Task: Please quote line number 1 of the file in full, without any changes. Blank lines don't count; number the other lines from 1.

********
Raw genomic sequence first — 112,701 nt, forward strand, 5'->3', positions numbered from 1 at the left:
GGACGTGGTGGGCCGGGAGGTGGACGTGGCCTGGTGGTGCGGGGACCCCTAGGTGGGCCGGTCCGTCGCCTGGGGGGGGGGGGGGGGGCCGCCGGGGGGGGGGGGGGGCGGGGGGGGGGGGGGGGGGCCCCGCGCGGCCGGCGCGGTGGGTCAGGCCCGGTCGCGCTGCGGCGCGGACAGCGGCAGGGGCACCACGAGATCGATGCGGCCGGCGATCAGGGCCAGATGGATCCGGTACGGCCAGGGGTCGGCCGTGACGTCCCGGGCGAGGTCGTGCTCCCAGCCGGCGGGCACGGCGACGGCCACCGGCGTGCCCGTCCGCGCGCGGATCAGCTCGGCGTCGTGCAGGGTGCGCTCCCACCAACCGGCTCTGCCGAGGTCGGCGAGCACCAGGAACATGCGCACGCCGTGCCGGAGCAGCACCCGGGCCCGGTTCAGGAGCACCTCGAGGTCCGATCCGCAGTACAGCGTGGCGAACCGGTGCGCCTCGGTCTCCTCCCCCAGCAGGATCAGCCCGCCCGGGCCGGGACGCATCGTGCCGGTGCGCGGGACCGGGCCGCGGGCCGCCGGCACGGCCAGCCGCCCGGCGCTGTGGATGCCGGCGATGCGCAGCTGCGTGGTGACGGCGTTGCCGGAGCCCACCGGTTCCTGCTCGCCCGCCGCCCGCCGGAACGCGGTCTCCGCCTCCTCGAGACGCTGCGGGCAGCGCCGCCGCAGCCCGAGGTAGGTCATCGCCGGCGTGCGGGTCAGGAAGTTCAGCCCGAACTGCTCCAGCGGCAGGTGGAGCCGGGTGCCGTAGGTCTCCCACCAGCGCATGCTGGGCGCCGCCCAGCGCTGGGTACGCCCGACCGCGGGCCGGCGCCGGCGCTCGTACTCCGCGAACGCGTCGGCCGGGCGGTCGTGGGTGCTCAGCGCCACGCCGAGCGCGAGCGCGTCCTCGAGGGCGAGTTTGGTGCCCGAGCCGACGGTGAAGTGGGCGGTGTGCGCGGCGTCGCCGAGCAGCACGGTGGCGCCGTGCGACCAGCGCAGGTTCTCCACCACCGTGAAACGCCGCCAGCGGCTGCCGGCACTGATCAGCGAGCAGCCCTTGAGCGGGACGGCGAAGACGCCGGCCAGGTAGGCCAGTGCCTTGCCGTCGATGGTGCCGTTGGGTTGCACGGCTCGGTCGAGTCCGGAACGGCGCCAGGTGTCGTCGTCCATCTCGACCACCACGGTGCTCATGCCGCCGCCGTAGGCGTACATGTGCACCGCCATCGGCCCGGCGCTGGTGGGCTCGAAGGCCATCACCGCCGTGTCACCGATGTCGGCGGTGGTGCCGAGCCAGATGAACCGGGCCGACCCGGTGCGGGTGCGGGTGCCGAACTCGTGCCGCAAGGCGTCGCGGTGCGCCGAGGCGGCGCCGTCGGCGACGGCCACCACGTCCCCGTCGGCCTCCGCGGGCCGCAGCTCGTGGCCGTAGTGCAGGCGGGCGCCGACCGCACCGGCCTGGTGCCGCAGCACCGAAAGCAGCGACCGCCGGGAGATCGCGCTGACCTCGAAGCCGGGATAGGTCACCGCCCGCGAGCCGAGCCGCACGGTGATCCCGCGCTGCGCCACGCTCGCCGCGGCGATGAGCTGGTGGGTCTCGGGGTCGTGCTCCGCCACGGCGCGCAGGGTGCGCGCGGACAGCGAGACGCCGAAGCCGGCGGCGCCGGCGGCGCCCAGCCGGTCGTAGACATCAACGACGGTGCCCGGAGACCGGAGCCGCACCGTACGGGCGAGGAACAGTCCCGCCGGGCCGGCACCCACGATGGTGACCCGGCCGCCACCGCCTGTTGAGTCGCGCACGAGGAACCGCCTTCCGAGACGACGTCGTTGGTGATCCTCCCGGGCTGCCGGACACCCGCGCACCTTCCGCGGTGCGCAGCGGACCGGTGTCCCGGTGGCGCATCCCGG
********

Raw genomic sequence first — 112,701 nt, forward strand, 5'->3', positions numbered from 1 at the left: